Sauerbrey trails by 3,019 votes, weighs challenges Glendening lead grows as tally nears end ELECTION 1994

November 13, 1994|By Thomas W. Waldron | Thomas W. Waldron,Sun Staff Writer Sun staff writers Frank Langfitt and Michael James contributed to this article.

On the fifth day of counting votes, the race for Maryland governor remained unsettled yesterday, but the trickle of new numbers continued to favor Democrat Parris N. Glendening.

Mr. Glendening, the Prince George's County executive, received boost when absentee ballots were counted in his home county, pushing his unofficial lead over Republican Ellen R. Sauerbrey to 3,019 votes, with about 16,000 still to be counted.

The only two jurisdictions still to report are Montgomery County, a Glendening stronghold, and Baltimore County, which Mrs. Sauerbrey carried comfortably on Election Day.

"We feel great," said Emily Smith, Mr. Glendening's campaign manager.

"We're estimating very conservatively in Montgomery and Baltimore County and we're still feeling very good."

If the absentee votes in those counties run similar to the results of last Tuesday, Mr. Glendening would finish ahead. Officials in the two counties were expected to continue work today.

While the effort should be completed in Montgomery by this evening, the tallying may drag on for another day or two in Baltimore County, officials said.

Mr. Glendening, who has been confidently predicting victory since Wednesday, was in Ocean City yesterday with his family, according to Ms. Smith.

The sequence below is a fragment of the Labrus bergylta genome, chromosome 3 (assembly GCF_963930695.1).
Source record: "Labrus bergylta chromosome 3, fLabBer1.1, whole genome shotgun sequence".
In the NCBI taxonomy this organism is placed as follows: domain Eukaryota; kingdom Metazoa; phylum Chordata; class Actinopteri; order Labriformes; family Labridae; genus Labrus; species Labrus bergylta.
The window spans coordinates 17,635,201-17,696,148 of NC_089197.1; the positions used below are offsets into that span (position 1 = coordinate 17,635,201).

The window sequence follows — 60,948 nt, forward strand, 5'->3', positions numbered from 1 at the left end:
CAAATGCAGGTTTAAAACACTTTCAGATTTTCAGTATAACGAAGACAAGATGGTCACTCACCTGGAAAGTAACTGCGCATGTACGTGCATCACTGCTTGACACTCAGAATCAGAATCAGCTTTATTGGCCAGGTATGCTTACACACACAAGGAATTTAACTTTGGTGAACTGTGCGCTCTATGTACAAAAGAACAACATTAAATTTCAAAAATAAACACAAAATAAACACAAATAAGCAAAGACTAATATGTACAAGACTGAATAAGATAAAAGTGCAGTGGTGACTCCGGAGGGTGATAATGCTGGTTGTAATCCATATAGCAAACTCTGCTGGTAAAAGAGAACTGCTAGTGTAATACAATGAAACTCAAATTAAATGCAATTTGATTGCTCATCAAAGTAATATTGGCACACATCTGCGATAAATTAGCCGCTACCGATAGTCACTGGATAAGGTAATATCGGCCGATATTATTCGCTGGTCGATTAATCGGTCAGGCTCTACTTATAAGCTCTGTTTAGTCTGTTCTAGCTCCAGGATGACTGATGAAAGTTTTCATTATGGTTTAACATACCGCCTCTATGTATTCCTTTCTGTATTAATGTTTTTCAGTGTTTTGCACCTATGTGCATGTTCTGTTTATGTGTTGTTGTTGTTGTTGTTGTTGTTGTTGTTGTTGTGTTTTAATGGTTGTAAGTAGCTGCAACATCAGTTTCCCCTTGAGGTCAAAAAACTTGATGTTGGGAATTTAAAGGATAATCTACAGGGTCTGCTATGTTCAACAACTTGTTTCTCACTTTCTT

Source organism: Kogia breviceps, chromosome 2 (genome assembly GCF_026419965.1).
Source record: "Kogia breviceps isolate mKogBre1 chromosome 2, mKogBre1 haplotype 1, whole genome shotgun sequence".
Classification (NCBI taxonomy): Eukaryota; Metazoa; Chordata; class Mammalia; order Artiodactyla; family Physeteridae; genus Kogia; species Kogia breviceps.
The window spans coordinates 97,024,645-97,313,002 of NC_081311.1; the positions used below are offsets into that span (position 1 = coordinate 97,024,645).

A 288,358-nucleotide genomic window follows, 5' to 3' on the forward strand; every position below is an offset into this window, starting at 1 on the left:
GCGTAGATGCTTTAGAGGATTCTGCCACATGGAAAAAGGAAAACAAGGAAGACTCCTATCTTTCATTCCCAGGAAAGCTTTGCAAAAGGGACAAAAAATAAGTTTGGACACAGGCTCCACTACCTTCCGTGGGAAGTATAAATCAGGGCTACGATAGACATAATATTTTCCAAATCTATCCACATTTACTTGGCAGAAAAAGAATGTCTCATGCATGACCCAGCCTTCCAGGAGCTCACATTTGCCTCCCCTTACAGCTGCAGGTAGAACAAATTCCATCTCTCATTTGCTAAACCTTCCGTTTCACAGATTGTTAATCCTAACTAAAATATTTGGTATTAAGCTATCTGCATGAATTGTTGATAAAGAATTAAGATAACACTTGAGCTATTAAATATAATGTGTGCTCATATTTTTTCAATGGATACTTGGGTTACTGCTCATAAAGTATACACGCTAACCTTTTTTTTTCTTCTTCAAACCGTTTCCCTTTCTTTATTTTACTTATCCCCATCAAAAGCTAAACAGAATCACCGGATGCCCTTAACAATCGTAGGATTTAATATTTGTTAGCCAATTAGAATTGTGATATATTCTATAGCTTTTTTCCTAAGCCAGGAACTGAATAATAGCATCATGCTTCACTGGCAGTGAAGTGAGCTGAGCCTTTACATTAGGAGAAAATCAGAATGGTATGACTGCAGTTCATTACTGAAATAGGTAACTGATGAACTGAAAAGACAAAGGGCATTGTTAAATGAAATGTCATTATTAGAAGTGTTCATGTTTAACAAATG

Mrs. Sauerbrey spent some of the day at her Cockeysville headquarters, meeting with staff and attorneys and explaining in television interviews that the race was still not over despite her apparent failure to overtake Mr. Glendening.

"We're not conceding the numbers yet," said Carol L. Hirschburg, Mrs. Sauerbrey's spokeswoman.

The Sauerbrey campaign continues to investigate reports of voting irregularities and is considering legal challenges to the whole process, Ms. Hirschburg said.

Election officials will spend the week week reviewing the Tuesday returns from polling places across the state. Only when they've finished will they certify official results, which is expected to happen Friday.

Ms. Hirschburg noted that in Charles and Dorchester counties, where Tuesday's results already have been reviewed, Mrs. Sauerbrey picked up about 200 votes from the initial count. Those numbers could not be verified yesterday with state elections officials.

Election officials in Prince George's County worked through the night and finished their count of absentee votes at about 5 a.m. yesterday.

Mr. Glendening won 57 percent of the 3,956 votes cast. That was significantly below his Election Day performance, when he won 69 percent of his county's votes.

After three days of bickering over the propriety of absentee ballots, the Prince George's board voted to accept 330 absentee ballots that did not have an accompanying application with a signed affidavit, something required by law but often skipped by local election offices.

Of 183 other ballots challenged for various reasons by one of the candidates, the board rejected only 20, according to Erik Nyce, the board's attorney.

Meanwhile, Sauerbrey campaign representatives completed their needle-in-a-haystack search for forged signatures on absentee ballot envelopes in Montgomery County. Although the campaign acknowledged there was no evidence of fraud, election officials spent two days comparing signatures on 7,900 ballot envelopes with the corresponding applications at Republicans' request.

County Election Administrator Carol S. Evans said the search resulted in the rejection of only four more ballots than election officials would have thrown out under their normal review process. Mr. Glendening won the county vote Tuesday by 58 percent to Mrs. Sauerbrey's 42 percent.

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